The triangle is the strongest shape, capable of holding its shape, having a strongTriangles: The Strongest Shape
base, and providing immense support. Some of the world’s most famous architectural marvels like the Eiffel Tower, Great Pyramids of Giza, and the Louvre Pyramid use the support of triangles to make beautiful, durable structures.
My disdain for disposable assignments, especially disposable writing assignments, should be well known to even casual readers of this blog. I am focused on nurturing writers in my classes and authentic writing is an important part of that work. In fact, I have three goals for my first year college writing classes:
- To grow as a human
- To develop as a writer and rhetorician
- To advance as a reflective and self-regulating critical thinker
I keep those three goals in mind when planning each week and each unit of the semester, but supporting writers on their journey is my one guiding light. Through the years that has meant rethinking the structure of my first year classes again and again. For many years I built in a ridiculous number of writing assignments each semester and then I had an epiphany about the harm I was doing to myself and my students with this unsustainable program and my Four-Square Writing Plan was born.
However, recently the first year writing program at my institution shifted its assessments and this combined with the pressures of the ongoing pandemic has shifted my four-square program into something much more triangular in nature but as the quote I shared at the top suggests that change has only made my course design stronger.
What If There Was A Triangle?
I wrote a long post about the impact of this move on my Writing I class this fall, but it is worth noting again. For more than two decades I have been teaching this class with a formal argument assignment. When we removed that assignment it was a gift for my students and myself as it offered the opportunity to rethink the culminating project for this class. The What If unit that blossomed into that space was a fun and creative respite that also offered students the opportunity to showcase their rhetorical and critical thinking skills as well as their individual humanity. We laughed and cried together over our writing, but the rhetorical thinking and work that took place was the icing on an already tasty cake. That unit celebrates everything I love about authentic writing. I believe the three units of this class (This I Believe narrative, rhetorical analysis, and What If) offer a perfect semester for first year writers.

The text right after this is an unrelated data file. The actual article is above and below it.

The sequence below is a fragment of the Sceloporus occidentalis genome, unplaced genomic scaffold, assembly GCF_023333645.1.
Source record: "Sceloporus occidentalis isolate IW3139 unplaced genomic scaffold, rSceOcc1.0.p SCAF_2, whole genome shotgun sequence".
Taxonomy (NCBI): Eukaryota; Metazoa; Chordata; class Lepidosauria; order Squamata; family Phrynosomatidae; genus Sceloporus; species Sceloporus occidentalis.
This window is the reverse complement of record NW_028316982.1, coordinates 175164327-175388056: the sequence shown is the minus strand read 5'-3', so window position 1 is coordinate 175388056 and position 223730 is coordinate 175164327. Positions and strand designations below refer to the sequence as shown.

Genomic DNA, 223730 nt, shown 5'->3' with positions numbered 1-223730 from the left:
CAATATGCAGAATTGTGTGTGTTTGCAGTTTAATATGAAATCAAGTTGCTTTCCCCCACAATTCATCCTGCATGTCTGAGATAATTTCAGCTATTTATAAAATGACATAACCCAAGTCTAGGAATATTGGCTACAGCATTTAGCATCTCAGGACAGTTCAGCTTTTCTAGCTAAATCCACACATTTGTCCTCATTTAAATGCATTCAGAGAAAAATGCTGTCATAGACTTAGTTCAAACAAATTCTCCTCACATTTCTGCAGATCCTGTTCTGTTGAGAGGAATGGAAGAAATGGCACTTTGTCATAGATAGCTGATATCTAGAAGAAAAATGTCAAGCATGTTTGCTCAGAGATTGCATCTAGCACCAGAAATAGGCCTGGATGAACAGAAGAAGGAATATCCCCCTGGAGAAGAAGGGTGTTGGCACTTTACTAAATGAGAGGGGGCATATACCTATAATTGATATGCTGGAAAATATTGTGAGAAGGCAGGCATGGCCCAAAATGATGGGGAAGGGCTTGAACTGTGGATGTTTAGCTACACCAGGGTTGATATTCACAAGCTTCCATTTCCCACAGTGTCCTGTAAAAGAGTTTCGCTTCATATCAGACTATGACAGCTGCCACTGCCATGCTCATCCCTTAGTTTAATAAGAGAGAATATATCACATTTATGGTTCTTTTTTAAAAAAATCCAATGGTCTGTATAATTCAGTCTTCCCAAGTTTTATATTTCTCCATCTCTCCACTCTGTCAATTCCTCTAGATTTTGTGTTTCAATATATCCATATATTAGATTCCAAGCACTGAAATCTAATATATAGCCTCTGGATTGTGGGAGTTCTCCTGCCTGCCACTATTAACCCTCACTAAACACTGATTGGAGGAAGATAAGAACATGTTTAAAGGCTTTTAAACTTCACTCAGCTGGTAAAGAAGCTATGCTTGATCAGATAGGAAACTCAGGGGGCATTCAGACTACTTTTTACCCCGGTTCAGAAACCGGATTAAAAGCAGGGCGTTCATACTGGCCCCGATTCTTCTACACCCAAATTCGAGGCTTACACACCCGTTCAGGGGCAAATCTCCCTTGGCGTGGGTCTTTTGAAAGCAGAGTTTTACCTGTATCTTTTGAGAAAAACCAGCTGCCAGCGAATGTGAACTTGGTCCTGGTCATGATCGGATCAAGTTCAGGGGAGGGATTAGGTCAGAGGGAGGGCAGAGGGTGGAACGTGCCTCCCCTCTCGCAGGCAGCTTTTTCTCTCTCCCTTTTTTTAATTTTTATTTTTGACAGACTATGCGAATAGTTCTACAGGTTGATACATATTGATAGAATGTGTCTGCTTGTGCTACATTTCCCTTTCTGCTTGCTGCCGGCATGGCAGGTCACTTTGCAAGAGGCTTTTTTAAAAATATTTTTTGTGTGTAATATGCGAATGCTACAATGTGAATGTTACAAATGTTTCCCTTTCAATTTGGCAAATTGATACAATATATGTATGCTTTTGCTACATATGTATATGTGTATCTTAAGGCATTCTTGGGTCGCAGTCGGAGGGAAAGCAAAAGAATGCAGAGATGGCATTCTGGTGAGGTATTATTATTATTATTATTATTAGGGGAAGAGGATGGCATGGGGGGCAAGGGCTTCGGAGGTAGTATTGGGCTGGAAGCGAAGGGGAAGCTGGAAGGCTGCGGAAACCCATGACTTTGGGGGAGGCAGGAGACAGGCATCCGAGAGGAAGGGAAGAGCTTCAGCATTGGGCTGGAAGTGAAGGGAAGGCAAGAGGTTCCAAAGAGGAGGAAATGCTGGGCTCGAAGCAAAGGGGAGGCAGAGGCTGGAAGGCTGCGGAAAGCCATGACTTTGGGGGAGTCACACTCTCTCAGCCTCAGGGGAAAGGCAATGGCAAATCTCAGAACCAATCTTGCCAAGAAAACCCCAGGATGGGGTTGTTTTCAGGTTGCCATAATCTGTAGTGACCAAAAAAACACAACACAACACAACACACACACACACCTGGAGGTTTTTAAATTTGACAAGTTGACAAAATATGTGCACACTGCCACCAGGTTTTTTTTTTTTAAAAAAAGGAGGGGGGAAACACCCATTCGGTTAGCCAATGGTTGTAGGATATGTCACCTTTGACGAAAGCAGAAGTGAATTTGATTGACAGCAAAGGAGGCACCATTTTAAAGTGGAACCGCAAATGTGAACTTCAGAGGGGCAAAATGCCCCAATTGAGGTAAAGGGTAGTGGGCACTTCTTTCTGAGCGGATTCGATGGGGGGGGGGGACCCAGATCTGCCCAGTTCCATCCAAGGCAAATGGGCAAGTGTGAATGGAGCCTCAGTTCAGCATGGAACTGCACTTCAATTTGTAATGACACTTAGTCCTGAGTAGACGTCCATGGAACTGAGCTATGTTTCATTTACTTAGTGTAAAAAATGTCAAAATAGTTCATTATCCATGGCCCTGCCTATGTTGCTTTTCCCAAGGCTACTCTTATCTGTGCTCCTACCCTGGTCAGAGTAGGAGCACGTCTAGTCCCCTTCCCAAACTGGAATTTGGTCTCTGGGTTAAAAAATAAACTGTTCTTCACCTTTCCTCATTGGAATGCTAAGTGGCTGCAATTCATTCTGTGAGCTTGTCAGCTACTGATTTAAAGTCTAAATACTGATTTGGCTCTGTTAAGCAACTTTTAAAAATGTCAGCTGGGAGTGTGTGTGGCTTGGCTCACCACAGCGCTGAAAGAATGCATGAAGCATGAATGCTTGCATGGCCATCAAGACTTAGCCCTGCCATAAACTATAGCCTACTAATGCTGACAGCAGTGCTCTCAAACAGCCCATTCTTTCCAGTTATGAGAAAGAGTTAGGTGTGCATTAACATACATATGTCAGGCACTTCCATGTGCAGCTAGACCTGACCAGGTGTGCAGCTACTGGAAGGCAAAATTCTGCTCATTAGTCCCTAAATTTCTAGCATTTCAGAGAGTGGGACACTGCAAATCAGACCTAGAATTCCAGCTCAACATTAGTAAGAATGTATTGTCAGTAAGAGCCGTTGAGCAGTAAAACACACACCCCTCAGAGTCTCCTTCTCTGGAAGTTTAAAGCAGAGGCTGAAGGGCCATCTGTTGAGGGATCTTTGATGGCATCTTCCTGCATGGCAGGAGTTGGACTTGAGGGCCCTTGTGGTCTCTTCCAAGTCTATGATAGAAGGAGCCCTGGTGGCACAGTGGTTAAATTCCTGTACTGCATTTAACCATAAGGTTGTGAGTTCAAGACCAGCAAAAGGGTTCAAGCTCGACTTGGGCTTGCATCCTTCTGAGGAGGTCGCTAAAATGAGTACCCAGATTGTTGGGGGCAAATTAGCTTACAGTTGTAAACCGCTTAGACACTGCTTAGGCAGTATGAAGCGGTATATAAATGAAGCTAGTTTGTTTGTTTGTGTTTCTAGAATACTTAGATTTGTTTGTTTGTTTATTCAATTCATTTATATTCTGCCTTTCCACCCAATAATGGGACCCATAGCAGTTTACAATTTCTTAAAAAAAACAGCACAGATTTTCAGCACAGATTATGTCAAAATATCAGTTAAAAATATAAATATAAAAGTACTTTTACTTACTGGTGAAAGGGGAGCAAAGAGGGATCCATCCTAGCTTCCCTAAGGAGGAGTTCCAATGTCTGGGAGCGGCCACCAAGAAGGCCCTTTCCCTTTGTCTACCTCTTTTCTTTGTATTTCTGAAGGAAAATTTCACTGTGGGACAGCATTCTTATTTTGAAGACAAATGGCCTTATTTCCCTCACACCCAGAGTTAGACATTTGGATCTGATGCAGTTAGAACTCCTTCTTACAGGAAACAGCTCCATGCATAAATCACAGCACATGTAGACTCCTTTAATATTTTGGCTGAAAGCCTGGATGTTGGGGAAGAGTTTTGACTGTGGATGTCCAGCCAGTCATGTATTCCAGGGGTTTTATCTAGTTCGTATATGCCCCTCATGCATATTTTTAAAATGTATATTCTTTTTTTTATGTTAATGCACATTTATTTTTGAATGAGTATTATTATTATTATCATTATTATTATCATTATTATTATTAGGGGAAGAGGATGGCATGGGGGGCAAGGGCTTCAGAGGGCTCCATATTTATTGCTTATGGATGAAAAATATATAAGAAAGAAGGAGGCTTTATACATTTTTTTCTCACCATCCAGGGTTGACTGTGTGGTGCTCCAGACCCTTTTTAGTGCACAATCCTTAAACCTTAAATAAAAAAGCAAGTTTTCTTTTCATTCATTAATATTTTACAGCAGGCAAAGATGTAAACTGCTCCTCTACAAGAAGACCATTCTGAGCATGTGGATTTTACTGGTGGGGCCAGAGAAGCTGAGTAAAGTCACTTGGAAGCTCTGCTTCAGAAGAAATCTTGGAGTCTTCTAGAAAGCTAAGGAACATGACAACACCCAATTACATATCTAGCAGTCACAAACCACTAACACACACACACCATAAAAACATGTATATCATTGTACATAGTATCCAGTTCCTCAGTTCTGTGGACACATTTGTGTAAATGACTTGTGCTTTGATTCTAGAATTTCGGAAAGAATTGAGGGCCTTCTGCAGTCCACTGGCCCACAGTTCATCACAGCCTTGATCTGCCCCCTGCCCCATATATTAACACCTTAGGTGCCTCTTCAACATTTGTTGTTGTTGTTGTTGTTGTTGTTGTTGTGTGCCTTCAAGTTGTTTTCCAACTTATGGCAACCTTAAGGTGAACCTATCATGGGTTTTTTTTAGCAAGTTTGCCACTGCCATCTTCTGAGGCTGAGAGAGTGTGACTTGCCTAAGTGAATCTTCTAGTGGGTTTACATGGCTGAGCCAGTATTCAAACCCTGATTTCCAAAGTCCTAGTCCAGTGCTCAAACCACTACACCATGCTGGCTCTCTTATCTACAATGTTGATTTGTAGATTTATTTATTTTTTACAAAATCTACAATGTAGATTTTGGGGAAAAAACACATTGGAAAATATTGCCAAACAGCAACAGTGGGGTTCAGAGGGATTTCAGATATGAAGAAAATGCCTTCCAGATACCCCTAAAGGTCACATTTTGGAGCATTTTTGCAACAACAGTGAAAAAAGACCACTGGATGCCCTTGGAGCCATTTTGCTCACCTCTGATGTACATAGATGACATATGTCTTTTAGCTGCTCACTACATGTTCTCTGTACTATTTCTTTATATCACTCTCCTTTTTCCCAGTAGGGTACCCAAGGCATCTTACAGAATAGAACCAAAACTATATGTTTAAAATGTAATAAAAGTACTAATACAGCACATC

While my fall Writing I class is built around American literacy, my spring Writing II class embraces the theme of games to bring fun and whimsy to work that could be too heavy if we took it more seriously. As I have often noted before – themes provide an engaging common foundation for our work. Choice is an important part of the rhetorical work in my classes but those choices must come from the common theme and personal values. I have found over and over through observation and reading student reflections that this work challenges students personally and rhetorically to create authentic writing that is meaningful to create and powerful to read. Studying games in our writing class helps my student break through the restrictive patterns of traditional writing instruction. Studying games helps my students better understand the role of personal values in writing and rhetoric. Studying games helps my students grow as critical thinkers and humans. Studying games does all those things and more – while being fun and offering us the opportunity to write about our lives in meaningful ways and that my friends is authentic writing. Teaching writing using games not only rocks but it is authentic teaching. The first half of our semester is built on two important unit: narrative argument and rhetorical analysis – in both Writing I and Writing II.